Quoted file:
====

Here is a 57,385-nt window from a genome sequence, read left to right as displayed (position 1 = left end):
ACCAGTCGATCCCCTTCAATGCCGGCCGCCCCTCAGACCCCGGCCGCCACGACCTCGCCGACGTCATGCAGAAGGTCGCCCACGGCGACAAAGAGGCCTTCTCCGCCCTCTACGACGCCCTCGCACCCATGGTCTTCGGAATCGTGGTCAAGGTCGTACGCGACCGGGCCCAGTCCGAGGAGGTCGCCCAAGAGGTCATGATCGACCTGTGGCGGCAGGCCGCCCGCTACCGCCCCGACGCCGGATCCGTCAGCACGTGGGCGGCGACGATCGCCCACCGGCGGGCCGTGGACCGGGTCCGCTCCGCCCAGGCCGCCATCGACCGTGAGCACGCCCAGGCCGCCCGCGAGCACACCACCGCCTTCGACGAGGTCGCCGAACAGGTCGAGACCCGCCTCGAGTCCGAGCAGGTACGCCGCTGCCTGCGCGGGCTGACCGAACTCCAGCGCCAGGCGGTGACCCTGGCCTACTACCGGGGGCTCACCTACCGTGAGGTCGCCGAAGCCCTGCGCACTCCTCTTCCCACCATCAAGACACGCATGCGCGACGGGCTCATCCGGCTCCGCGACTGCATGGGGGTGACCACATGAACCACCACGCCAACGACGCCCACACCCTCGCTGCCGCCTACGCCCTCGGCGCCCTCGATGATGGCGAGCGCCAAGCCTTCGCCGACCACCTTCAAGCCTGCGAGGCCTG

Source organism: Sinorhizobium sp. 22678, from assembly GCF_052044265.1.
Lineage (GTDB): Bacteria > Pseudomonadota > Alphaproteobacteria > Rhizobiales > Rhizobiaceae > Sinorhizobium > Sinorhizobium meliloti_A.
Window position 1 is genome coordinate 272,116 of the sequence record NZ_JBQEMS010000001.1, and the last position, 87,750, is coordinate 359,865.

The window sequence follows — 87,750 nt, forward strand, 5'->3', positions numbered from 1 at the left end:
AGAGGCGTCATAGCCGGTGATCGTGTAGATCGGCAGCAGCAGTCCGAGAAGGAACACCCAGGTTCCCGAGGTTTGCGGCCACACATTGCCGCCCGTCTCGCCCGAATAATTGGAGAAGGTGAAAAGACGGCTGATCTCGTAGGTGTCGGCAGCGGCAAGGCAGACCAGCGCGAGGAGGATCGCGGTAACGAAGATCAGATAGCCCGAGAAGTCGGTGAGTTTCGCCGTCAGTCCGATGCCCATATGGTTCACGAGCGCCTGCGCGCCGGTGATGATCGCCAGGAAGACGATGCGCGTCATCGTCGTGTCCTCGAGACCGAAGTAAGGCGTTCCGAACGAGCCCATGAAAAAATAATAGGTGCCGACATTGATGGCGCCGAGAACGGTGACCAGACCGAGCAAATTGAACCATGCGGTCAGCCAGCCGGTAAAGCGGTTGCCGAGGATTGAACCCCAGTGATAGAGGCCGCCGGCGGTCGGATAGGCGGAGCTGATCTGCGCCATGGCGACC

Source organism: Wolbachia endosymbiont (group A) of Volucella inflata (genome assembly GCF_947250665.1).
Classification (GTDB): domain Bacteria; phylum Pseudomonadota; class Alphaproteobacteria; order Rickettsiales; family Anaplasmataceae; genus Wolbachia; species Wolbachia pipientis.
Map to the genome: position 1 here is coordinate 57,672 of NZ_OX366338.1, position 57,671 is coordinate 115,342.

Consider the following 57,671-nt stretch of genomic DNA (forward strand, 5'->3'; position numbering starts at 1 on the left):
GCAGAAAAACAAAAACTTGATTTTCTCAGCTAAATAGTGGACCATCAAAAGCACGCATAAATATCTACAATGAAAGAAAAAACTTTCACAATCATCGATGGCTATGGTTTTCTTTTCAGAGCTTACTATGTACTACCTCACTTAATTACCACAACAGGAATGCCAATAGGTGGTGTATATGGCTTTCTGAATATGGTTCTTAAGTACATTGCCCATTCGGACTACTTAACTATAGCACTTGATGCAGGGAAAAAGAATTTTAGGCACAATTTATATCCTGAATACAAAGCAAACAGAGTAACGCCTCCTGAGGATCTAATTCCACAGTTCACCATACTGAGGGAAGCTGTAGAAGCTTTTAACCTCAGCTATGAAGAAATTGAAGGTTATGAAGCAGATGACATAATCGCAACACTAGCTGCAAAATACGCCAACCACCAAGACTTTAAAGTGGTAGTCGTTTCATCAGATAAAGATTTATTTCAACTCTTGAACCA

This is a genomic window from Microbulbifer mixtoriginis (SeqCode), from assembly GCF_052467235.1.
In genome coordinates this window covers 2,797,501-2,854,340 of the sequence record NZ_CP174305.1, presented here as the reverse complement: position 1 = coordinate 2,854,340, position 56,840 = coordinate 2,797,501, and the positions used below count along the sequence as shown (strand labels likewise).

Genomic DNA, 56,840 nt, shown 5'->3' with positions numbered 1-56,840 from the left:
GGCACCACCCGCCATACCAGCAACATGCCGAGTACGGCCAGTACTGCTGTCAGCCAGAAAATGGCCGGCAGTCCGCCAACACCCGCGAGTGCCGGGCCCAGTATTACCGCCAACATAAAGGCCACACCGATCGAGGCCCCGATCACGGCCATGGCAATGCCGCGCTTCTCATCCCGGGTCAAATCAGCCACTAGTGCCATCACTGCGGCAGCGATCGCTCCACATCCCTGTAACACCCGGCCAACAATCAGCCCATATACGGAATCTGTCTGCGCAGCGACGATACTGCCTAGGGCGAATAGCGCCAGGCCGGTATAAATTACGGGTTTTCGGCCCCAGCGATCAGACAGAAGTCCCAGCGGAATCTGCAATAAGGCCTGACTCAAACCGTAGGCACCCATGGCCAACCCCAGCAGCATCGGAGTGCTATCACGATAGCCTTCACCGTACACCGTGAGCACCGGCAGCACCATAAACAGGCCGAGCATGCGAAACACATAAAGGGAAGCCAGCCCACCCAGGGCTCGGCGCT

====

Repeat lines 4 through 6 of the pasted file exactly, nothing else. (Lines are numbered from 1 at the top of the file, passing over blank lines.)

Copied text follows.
Lineage (GTDB): Bacteria > Pseudomonadota > Alphaproteobacteria > Rhizobiales > Rhizobiaceae > Sinorhizobium > Sinorhizobium meliloti_A.
Window position 1 is genome coordinate 272,116 of the sequence record NZ_JBQEMS010000001.1, and the last position, 87,750, is coordinate 359,865.

The window sequence follows — 87,750 nt, forward strand, 5'->3', positions numbered from 1 at the left end: